emerging applications of bedside 3d printing in plastic surgery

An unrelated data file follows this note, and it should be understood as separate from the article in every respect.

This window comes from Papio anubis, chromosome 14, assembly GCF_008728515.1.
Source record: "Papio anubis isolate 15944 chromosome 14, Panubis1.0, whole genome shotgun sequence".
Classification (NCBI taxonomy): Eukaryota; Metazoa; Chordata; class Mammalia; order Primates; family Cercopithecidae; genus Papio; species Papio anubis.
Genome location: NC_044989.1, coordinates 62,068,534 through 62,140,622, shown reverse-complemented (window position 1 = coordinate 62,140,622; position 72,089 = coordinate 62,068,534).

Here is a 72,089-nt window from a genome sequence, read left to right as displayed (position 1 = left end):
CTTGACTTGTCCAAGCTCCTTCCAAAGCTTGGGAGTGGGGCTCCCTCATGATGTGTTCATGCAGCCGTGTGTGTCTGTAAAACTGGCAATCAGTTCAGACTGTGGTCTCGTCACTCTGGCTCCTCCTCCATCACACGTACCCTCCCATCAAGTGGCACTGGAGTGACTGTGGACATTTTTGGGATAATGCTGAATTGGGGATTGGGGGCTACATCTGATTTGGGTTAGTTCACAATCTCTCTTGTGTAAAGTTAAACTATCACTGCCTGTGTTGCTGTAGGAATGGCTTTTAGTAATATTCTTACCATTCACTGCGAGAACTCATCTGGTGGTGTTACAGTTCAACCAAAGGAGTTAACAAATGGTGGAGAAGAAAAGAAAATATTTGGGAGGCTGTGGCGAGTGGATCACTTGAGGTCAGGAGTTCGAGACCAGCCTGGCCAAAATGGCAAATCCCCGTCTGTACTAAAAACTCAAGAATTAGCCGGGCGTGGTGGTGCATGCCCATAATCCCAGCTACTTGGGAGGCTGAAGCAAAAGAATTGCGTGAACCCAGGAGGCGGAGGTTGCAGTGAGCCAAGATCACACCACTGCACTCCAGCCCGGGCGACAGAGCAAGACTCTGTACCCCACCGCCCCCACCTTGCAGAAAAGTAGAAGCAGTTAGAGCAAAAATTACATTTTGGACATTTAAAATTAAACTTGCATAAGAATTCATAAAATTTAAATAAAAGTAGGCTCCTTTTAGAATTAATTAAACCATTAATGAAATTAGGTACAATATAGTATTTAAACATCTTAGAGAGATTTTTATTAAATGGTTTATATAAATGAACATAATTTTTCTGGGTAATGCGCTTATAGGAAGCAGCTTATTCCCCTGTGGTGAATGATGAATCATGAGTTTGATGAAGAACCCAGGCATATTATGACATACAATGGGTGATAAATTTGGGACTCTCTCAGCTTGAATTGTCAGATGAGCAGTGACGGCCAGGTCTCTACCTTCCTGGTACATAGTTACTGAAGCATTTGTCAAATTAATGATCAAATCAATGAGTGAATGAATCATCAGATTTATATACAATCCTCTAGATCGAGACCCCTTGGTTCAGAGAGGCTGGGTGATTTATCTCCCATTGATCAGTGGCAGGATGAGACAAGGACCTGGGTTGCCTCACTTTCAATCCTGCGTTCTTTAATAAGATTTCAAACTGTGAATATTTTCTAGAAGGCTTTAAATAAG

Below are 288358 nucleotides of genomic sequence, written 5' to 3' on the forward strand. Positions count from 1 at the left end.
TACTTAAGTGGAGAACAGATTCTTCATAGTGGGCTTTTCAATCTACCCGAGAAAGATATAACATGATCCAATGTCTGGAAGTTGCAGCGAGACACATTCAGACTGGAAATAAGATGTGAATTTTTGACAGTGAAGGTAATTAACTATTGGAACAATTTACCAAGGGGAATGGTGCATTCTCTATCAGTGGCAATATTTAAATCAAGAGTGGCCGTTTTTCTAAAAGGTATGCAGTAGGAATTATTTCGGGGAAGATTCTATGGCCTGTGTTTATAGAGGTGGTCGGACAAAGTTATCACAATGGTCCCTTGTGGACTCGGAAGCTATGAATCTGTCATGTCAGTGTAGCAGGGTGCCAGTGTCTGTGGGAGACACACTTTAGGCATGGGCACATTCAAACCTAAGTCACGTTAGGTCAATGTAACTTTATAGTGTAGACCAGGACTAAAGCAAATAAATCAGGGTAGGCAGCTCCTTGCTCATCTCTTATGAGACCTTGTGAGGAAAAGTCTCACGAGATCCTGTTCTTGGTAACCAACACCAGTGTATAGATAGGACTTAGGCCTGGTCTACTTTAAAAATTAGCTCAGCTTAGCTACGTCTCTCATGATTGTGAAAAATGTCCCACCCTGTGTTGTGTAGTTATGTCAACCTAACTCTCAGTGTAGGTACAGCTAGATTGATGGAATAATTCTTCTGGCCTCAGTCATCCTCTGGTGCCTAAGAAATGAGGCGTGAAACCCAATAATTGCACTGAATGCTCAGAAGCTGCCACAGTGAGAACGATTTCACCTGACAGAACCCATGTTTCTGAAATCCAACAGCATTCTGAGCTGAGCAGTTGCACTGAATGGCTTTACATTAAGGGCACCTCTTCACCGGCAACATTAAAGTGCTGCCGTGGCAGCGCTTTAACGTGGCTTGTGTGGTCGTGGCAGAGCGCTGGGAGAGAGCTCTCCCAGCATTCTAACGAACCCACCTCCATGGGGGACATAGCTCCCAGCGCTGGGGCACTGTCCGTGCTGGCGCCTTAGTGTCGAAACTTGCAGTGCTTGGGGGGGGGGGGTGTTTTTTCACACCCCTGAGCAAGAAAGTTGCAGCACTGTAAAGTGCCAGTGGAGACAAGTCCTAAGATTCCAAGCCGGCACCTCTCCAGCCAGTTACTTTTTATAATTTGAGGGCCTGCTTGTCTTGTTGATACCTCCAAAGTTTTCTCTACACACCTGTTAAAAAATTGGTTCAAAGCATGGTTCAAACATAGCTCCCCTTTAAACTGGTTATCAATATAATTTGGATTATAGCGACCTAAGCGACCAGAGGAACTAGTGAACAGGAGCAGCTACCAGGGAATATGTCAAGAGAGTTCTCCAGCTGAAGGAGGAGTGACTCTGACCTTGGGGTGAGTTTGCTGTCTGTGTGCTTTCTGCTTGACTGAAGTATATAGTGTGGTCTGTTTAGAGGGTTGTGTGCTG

Modern imaging technology is an important part of preoperative planning for plastic surgery and reconstruction surgery. However, the traditional way includesdimensional (3D) Reconstruction is limited by their representation on 2D workstations. 3D printing, also known as rapid prototyping or additive manufacturing, used to be an industrial field for making models with computers --aided design (CAD)in a layer-by-layer manner. Early adopters in clinical practice have received medical imaging --guided 3D- Printed biological models are able to provide tactile feedback and have a better understanding of the visual spatial relationship between anatomical structures. As accessibility increases, researchers are able to convert standard imaging data into CAD files using a variety of 3D reconstruction software, and ultimately make 3D models using 3D printing technology, such as stereo forming, laser sintering with multi-jet selection, adhesive injection technology and modeling of molten deposition. Many clinicians, however, question whether the costto- The benefit ratio proves that it is reasonable to use continuously. Over the past decade, the cost and size of 3D printers have fallen rapidly with the expiration of key 3D printing patents. Significant improvements in clinical imaging and users Friendly 3D software for computers allowed In many cases, 3D modeling of anatomical structures and implants can be assisted without outsourcing. These developments provide great potential for bedside 3D printing applications in a variety of clinical applications. In this review, the existing use of 3D printing in plastic surgery practice covers the formation of surgical templates from facial transplants to custom cranial facial implants to optimize postoperative The aesthetic of surgery is described. In addition, we discussed the potential of 3D printing to become an important office Basic tools for plastic surgery to assist in preoperative planning, development of tools for guiding during surgery, teaching of patients and surgical trainees, and production of patients Specific prosthetic limbs in daily surgical practice.